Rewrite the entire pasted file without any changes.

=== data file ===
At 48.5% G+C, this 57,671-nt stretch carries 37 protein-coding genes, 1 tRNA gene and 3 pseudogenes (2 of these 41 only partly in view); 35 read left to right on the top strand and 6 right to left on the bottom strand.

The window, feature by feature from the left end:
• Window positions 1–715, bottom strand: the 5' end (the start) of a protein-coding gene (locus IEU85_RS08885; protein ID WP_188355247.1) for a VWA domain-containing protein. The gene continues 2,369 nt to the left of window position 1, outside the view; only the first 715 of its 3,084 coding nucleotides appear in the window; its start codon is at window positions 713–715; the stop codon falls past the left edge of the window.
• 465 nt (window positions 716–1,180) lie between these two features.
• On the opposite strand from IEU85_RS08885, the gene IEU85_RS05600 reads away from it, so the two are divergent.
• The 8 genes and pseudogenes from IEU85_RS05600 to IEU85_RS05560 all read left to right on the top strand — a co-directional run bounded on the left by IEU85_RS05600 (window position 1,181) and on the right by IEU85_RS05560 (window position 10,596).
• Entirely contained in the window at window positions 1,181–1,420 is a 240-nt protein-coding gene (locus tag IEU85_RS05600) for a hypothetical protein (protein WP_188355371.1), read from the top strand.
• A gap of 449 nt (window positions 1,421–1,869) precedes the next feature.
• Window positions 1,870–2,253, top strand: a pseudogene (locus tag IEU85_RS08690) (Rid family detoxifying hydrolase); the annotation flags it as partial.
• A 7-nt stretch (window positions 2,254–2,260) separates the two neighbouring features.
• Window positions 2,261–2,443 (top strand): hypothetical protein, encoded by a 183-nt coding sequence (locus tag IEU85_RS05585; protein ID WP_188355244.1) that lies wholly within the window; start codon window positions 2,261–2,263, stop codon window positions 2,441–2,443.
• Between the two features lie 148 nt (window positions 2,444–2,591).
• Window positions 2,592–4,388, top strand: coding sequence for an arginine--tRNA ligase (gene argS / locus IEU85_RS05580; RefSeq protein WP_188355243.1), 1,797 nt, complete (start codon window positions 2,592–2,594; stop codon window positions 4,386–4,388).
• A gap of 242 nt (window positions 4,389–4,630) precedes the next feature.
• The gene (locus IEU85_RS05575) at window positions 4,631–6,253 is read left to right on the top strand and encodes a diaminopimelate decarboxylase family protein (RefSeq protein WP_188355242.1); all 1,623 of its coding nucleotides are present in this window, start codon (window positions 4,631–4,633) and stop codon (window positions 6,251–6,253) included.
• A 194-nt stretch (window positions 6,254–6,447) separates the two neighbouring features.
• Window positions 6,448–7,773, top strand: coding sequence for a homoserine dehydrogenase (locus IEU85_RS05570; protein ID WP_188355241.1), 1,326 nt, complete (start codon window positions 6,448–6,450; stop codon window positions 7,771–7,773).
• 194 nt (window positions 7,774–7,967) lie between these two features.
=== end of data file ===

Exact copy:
At 48.5% G+C, this 57,671-nt stretch carries 37 protein-coding genes, 1 tRNA gene and 3 pseudogenes (2 of these 41 only partly in view); 35 read left to right on the top strand and 6 right to left on the bottom strand.

The window, feature by feature from the left end:
• Window positions 1–715, bottom strand: the 5' end (the start) of a protein-coding gene (locus IEU85_RS08885; protein ID WP_188355247.1) for a VWA domain-containing protein. The gene continues 2,369 nt to the left of window position 1, outside the view; only the first 715 of its 3,084 coding nucleotides appear in the window; its start codon is at window positions 713–715; the stop codon falls past the left edge of the window.
• 465 nt (window positions 716–1,180) lie between these two features.
• On the opposite strand from IEU85_RS08885, the gene IEU85_RS05600 reads away from it, so the two are divergent.
• The 8 genes and pseudogenes from IEU85_RS05600 to IEU85_RS05560 all read left to right on the top strand — a co-directional run bounded on the left by IEU85_RS05600 (window position 1,181) and on the right by IEU85_RS05560 (window position 10,596).
• Entirely contained in the window at window positions 1,181–1,420 is a 240-nt protein-coding gene (locus tag IEU85_RS05600) for a hypothetical protein (protein WP_188355371.1), read from the top strand.
• A gap of 449 nt (window positions 1,421–1,869) precedes the next feature.
• Window positions 1,870–2,253, top strand: a pseudogene (locus tag IEU85_RS08690) (Rid family detoxifying hydrolase); the annotation flags it as partial.
• A 7-nt stretch (window positions 2,254–2,260) separates the two neighbouring features.
• Window positions 2,261–2,443 (top strand): hypothetical protein, encoded by a 183-nt coding sequence (locus tag IEU85_RS05585; protein ID WP_188355244.1) that lies wholly within the window; start codon window positions 2,261–2,263, stop codon window positions 2,441–2,443.
• Between the two features lie 148 nt (window positions 2,444–2,591).
• Window positions 2,592–4,388, top strand: coding sequence for an arginine--tRNA ligase (gene argS / locus IEU85_RS05580; RefSeq protein WP_188355243.1), 1,797 nt, complete (start codon window positions 2,592–2,594; stop codon window positions 4,386–4,388).
• A gap of 242 nt (window positions 4,389–4,630) precedes the next feature.
• The gene (locus IEU85_RS05575) at window positions 4,631–6,253 is read left to right on the top strand and encodes a diaminopimelate decarboxylase family protein (RefSeq protein WP_188355242.1); all 1,623 of its coding nucleotides are present in this window, start codon (window positions 4,631–4,633) and stop codon (window positions 6,251–6,253) included.
• A 194-nt stretch (window positions 6,254–6,447) separates the two neighbouring features.
• Window positions 6,448–7,773, top strand: coding sequence for a homoserine dehydrogenase (locus IEU85_RS05570; protein ID WP_188355241.1), 1,326 nt, complete (start codon window positions 6,448–6,450; stop codon window positions 7,771–7,773).
• 194 nt (window positions 7,774–7,967) lie between these two features.